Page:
How to navigate cloud computing cost with FinOps

Over the past five years, a seismic shift in the adoption of cloud computing has occurred. With 94% of all enterprises using some form of cloud (public, private, hybrid) at the end of 2022, this digital transformation trend will only accelerate as organizations seek to take advantage of cloud services' scalability, flexibility, and cost savings, (Hassan et al., 2022). While public cloud adoption offers many benefits to enterprises, it now requires that organizations align modern technology and economic models with their corporate business strategy. 

This strategy of careful planning, executing and keeping a watchful eye on expenditures may appear straightforward on the surface. However, it is proving to be a more significant challenge than many companies anticipated at the onset of their cloud journey. According to the 2022 Flexera research report results, 68% of companies either spent somewhat or significantly more in 2022 on their cloud costs than were originally budgeted for in the previous year (Adler, 2023).

Comparison chart of predicted cloud usage vs actual usage and spend

Public cloud adoption requires careful planning and strategy

In the case of legacy IT infrastructure with brick-and-mortar data centers and racks of compute and storage, it was relatively straightforward to create and adhere to an annual budget. Unfortunately, this predictability came with the tradeoff of slower implementation cycles, less agility to meet evolving business needs, and considerably higher infrastructure costs. Similarly, with the shift into the public cloud, legacy development practices and the speed at which services can be deployed have led to many unexpected costs. 

In the same Flexera research report, respondents reported that their public cloud spending was over budget by an average of 13 percent and expected to increase further by 29 percent in the next twelve months. (Adler, 2023). This trend emphasizes the criticality of getting a handle on forecasting and cost optimization.

Comparison charts of predicted annual cloud spend vs current spend budget

Cloud adoption's top 5 cost challenges

The cost challenges associated with public cloud adoption can typically be broken down into one of 5 main categories:

Cloud service provider costs

Public cloud service providers charge for using their services based on various factors, such as the amount of storage, compute, and bandwidth used. These costs can quickly add up, especially for organizations that require large-scale computing resources or use cloud services extensively.

Data transfer costs

Organizations that need to transfer large amounts of data between their on-premise data centers and the public cloud can face high data transfer costs, which can be a significant expense.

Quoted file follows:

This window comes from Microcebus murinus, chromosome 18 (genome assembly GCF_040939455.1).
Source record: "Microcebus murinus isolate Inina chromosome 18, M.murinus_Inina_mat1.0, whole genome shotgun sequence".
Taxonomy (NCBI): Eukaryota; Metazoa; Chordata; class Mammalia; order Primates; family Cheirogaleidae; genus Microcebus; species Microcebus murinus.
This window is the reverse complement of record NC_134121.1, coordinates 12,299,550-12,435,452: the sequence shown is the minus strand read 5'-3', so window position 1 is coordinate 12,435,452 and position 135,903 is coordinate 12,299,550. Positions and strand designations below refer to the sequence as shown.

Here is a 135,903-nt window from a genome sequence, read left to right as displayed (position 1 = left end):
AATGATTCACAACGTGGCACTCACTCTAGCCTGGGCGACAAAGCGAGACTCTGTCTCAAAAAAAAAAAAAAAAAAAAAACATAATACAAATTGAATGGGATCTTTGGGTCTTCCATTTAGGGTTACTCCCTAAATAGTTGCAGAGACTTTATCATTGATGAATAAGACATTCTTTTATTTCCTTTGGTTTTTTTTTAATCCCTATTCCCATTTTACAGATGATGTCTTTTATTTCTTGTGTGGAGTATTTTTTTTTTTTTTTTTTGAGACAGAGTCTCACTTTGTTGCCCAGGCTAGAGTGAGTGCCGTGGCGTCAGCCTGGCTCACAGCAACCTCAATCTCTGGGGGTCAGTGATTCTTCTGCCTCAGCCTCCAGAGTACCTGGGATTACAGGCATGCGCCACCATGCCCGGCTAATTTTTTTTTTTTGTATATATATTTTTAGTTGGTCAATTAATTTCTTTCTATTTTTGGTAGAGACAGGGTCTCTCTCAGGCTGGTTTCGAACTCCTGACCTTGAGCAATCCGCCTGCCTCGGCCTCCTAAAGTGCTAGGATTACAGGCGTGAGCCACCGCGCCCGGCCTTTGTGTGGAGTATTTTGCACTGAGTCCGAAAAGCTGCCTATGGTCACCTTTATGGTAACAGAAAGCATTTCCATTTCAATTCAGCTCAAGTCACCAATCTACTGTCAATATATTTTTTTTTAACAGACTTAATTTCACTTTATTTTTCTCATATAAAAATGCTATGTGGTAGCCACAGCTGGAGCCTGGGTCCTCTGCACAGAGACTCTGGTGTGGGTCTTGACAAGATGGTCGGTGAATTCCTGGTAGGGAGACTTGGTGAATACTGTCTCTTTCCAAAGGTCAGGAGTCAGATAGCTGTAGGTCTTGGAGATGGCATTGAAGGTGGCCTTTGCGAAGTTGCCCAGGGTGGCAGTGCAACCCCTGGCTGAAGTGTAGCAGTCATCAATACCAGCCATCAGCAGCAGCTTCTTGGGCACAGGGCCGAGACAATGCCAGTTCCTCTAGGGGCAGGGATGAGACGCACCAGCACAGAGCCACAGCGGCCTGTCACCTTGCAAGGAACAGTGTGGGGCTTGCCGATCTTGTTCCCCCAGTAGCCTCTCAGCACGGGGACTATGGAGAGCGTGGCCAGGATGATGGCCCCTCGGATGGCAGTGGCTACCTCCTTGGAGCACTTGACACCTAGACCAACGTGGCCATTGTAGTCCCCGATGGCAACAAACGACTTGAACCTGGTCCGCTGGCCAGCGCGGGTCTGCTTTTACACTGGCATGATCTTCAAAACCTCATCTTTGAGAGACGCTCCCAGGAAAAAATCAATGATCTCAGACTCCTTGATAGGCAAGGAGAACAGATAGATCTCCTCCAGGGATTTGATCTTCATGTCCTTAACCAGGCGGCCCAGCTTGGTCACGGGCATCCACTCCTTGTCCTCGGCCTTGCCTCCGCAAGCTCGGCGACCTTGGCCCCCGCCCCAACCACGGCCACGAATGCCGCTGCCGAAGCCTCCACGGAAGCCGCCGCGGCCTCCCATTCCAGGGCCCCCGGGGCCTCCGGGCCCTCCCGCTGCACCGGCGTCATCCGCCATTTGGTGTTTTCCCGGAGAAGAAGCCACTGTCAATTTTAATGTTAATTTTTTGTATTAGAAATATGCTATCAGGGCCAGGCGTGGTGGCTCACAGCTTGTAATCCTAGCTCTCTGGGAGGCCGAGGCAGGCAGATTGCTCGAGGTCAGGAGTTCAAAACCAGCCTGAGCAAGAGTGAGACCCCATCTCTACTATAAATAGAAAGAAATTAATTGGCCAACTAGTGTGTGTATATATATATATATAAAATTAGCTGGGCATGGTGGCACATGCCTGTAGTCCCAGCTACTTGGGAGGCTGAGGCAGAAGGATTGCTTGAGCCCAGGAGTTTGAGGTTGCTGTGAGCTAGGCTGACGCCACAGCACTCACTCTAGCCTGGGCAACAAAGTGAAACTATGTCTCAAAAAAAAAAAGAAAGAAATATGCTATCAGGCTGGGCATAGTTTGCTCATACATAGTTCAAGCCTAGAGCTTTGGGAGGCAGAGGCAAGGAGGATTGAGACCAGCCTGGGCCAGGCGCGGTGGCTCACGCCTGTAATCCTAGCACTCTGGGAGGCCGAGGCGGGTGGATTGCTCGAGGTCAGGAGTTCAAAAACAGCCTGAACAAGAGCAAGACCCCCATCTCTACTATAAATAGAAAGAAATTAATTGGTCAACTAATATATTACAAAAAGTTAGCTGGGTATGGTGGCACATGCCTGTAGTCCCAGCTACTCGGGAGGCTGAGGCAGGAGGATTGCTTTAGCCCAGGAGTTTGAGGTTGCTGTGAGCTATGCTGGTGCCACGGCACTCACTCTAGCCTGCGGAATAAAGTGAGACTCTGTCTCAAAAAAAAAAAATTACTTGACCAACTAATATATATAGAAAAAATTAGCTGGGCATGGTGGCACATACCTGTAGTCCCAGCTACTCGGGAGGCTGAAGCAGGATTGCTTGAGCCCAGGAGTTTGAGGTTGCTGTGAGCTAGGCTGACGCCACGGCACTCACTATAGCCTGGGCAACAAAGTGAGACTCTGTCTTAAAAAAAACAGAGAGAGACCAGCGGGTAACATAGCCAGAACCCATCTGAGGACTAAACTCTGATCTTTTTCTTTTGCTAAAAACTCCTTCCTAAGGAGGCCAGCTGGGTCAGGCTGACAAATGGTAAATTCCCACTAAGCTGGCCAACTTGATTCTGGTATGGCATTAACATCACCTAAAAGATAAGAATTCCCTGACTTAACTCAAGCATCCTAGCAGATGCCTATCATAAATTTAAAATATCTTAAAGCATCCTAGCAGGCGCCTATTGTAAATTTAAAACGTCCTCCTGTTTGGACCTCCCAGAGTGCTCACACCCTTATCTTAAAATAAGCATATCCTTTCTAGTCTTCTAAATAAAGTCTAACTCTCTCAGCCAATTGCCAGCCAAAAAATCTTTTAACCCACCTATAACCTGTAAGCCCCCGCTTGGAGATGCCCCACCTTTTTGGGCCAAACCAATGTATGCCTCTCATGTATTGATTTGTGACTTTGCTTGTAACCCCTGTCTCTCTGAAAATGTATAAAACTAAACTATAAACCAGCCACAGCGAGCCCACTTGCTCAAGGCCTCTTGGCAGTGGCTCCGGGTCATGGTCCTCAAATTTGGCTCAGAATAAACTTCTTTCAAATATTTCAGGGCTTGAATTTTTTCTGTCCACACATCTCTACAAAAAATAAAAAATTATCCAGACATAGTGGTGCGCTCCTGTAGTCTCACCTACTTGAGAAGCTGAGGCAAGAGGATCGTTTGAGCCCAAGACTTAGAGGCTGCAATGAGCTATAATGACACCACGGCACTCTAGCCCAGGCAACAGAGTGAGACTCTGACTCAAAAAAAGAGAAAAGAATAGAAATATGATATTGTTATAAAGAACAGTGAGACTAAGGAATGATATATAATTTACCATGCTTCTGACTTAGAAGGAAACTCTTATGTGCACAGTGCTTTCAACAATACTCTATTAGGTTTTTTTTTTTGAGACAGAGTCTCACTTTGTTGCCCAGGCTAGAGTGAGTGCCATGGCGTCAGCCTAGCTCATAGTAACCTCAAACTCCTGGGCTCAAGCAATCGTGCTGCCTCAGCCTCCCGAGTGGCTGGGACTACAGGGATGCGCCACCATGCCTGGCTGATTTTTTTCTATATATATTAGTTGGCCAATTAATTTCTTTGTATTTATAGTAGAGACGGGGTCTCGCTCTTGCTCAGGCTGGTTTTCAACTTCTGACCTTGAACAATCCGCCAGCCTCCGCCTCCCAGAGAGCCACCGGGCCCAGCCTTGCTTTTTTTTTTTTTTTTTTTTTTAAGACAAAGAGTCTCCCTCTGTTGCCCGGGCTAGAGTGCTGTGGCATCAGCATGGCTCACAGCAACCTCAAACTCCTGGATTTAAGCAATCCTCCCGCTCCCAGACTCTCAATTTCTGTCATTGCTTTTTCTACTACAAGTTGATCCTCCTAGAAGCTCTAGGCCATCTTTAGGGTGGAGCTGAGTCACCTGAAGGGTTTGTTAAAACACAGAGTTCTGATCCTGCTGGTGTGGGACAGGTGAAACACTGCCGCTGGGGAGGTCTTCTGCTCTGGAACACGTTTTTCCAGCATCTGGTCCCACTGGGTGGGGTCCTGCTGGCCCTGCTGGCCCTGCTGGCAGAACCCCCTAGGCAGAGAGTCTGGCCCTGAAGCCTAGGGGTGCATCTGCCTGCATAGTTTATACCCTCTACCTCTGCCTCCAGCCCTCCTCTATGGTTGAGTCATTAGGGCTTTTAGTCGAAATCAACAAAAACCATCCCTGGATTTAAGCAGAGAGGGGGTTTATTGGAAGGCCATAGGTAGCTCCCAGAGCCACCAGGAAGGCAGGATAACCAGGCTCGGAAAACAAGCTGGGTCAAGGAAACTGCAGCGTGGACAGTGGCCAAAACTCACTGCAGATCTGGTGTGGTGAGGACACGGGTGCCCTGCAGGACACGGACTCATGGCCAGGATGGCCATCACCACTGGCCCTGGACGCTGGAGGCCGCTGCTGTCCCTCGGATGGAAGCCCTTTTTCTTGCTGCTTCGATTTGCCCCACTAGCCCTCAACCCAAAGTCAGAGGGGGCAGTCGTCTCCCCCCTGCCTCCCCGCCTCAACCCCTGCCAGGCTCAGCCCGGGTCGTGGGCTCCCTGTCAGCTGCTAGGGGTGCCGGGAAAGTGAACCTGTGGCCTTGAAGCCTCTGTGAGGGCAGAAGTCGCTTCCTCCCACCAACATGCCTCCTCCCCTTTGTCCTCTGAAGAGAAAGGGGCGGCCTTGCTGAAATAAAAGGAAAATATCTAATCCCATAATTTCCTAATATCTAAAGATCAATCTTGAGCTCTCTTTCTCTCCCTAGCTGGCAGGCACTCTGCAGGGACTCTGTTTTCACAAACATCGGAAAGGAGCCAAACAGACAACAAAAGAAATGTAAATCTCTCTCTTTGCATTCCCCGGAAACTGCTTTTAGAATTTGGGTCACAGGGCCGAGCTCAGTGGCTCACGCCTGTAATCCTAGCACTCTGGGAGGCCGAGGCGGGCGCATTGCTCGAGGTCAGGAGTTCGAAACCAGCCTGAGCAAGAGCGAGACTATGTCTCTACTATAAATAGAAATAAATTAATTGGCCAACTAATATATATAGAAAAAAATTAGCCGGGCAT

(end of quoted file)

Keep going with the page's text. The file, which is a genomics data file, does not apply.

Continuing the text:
Cloud storage costs

Cloud service providers charge for data storage in the cloud, which can vary depending on the type and amount of storage used. Organizations that store large amounts of data in the cloud can face high storage costs over time.

Compliance costs

Organizations that must comply with regulatory requirements, such as HIPAA or GDPR, may face additional data security and compliance costs in the public cloud.

Unexpected costs

There may be additional costs associated with using public cloud services that organizations may have yet to anticipate, such as support fees, maintenance costs and license fees for third-party software.

In one lens, much of the spending associated with these items can be considered the cost of doing business in the public cloud. Caution should be observed though, as it is all too easy to start amassing large amounts of unnecessary expenditures. Wasted cloud spend is a significant issue and becomes more critical to the health of a company's bottom line as cloud costs continue to rise. 

Eliminating cloud spend to maximize value

In the Flexera research article, respondents self-estimated that their organizations waste 32 percent of cloud spend. This number is likely much larger given their inability to recognize wasted spend based on their relative immaturity in the Cloud Capability Maturity Model (Zbořil & Svatá, 2022).


 Cloud capability level  Exemplary criteria
 Level 0
  • Non-existing
  • Missing cloud governance

  • Unknown usage of cloud resources

 Level 1
  • Initial
  • Formal documentation/definition of cloud governance does not exist.

  • Random cooperation between governing and managing activities.

  • Unmanaged/random monitoring of cloud resources

 Level 2
  • Repeatable
  • Cloud governance is not formally documented; however, the processes are performed in a repetitive manner.

  • Governance and management parts have regular meetings

  • The corporate level is regularly informed of the cloud situation

 Level 3
  • Defined
  • Cloud governance is formally anchored in the organization

  • The corporate level is continually informed and takes responsibility for the cloud environment

  • Management and monitoring of IT resources are formally documented

 Level 4
  • Managed
  • Cloud governance is managed based on the best practices and standards

  • Cloud strategy is fully aligned with enterprise strategy

  • Cloud resources are managed and completely monitored

 Level 5
  • Optimized
  • Cloud governance is optimized based on the former experience, lessons learned and a current environment

  • The corporate level is a natural part of the whole cloud environment

  • The usage of cloud resources is optimized based on the organization’s usage


Enter Cloud FinOps